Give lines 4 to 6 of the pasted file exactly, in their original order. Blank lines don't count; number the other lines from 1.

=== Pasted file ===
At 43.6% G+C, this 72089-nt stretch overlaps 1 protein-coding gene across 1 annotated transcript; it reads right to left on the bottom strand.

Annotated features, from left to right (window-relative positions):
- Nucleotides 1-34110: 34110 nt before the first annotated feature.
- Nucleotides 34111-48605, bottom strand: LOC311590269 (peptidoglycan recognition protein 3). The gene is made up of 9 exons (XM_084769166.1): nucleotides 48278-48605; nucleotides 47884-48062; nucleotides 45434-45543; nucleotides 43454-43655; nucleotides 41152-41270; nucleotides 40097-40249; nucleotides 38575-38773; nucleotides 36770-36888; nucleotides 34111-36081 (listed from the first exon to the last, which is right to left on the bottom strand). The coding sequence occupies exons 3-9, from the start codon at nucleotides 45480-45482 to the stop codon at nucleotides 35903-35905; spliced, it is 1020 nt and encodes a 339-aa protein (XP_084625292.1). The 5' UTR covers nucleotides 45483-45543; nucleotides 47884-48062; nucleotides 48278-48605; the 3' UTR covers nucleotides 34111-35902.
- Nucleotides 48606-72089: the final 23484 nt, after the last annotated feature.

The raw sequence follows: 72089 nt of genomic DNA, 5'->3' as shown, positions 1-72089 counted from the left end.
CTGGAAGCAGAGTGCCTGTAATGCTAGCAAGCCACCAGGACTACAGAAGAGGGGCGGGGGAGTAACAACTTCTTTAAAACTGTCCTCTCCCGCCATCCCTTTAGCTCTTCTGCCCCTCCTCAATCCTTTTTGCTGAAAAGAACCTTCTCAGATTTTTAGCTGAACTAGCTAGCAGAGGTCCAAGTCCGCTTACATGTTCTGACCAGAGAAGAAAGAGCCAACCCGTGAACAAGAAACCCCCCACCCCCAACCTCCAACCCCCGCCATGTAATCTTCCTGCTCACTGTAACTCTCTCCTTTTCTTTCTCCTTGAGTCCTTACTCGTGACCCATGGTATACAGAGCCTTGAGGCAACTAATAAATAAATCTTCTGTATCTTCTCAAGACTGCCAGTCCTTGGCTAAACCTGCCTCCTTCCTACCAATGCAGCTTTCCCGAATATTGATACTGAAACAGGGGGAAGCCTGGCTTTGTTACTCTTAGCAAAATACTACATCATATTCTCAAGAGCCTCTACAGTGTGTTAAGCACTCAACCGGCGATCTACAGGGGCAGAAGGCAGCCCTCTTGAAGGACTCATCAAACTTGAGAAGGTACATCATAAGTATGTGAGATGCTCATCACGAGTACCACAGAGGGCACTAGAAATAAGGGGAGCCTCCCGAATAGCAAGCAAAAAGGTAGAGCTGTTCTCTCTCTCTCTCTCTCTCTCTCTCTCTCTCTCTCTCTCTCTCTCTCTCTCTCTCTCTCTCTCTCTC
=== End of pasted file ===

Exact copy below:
- Nucleotides 34111-48605, bottom strand: LOC311590269 (peptidoglycan recognition protein 3). The gene is made up of 9 exons (XM_084769166.1): nucleotides 48278-48605; nucleotides 47884-48062; nucleotides 45434-45543; nucleotides 43454-43655; nucleotides 41152-41270; nucleotides 40097-40249; nucleotides 38575-38773; nucleotides 36770-36888; nucleotides 34111-36081 (listed from the first exon to the last, which is right to left on the bottom strand). The coding sequence occupies exons 3-9, from the start codon at nucleotides 45480-45482 to the stop codon at nucleotides 35903-35905; spliced, it is 1020 nt and encodes a 339-aa protein (XP_084625292.1). The 5' UTR covers nucleotides 45483-45543; nucleotides 47884-48062; nucleotides 48278-48605; the 3' UTR covers nucleotides 34111-35902.
- Nucleotides 48606-72089: the final 23484 nt, after the last annotated feature.

The raw sequence follows: 72089 nt of genomic DNA, 5'->3' as shown, positions 1-72089 counted from the left end.